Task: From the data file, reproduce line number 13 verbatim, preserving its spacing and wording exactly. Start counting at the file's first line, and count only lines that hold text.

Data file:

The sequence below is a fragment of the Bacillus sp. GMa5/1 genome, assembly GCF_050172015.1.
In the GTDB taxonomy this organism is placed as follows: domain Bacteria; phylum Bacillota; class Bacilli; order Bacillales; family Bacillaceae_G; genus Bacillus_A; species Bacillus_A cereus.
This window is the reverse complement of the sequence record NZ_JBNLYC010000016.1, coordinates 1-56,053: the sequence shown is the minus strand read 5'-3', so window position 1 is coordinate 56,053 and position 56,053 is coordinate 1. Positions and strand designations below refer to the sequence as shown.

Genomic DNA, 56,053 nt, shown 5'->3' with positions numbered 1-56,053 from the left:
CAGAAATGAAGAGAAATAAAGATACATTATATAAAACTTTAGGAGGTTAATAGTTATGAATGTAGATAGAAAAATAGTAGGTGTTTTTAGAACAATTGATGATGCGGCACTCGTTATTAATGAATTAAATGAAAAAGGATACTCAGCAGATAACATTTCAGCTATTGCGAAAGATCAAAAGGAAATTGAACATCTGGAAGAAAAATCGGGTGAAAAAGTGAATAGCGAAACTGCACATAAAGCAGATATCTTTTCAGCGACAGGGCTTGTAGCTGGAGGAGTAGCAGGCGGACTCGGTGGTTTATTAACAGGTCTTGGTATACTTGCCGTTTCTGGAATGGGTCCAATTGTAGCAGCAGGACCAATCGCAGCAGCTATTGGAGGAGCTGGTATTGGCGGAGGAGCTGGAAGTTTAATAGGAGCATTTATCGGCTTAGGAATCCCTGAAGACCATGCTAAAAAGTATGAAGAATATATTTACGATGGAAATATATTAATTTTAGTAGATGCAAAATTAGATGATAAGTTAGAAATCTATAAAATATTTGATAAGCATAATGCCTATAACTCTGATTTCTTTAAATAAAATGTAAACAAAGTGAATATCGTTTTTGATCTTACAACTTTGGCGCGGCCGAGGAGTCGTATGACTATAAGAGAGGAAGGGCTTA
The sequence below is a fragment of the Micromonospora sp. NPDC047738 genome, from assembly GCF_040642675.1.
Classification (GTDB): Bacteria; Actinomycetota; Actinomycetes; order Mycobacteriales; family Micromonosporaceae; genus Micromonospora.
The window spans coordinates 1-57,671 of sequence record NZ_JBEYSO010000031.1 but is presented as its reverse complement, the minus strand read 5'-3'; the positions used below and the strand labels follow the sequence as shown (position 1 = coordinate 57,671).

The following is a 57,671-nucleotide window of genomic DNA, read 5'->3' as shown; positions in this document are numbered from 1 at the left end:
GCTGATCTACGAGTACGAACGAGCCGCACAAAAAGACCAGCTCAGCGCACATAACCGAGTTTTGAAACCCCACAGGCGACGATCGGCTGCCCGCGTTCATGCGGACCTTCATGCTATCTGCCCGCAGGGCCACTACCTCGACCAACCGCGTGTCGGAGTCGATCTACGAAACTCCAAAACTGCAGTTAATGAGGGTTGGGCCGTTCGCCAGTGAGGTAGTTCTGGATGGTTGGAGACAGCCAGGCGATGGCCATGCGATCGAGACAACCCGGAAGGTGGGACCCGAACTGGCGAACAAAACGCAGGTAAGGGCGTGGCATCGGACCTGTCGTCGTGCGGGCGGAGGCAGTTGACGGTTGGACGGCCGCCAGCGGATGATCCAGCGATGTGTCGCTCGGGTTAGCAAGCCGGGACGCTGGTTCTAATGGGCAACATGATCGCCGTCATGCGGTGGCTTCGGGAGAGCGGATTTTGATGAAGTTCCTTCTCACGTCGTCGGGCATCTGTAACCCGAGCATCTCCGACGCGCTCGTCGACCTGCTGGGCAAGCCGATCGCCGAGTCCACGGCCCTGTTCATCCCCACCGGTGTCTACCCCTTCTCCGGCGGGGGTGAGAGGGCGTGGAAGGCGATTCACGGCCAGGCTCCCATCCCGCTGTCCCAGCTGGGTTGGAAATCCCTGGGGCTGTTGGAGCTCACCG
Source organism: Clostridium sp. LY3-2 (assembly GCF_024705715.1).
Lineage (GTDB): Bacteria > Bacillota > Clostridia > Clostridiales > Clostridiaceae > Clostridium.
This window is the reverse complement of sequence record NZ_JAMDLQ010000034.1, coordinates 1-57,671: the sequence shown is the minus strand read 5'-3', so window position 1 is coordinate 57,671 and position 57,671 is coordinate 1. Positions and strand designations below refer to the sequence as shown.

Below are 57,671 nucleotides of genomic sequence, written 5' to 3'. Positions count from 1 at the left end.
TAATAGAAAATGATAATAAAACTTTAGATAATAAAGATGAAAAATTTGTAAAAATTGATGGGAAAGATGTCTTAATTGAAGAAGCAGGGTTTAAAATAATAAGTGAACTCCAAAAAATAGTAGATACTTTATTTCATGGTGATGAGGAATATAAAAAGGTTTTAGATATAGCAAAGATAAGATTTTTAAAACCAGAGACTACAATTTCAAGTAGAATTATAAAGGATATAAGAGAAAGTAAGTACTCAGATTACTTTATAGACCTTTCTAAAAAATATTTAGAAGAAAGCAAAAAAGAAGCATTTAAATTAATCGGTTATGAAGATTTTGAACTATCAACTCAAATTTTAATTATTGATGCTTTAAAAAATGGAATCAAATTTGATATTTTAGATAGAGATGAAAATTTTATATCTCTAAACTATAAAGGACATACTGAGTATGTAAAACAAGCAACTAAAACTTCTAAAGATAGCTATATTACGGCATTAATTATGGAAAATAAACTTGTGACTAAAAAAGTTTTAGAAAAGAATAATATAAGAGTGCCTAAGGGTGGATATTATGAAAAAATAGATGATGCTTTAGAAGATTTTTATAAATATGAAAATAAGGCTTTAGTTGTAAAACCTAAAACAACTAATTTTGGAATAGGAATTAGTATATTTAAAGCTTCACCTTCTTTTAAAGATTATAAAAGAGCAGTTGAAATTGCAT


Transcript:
This window is the reverse complement of sequence record NZ_JAMDLQ010000034.1, coordinates 1-57,671: the sequence shown is the minus strand read 5'-3', so window position 1 is coordinate 57,671 and position 57,671 is coordinate 1. Positions and strand designations below refer to the sequence as shown.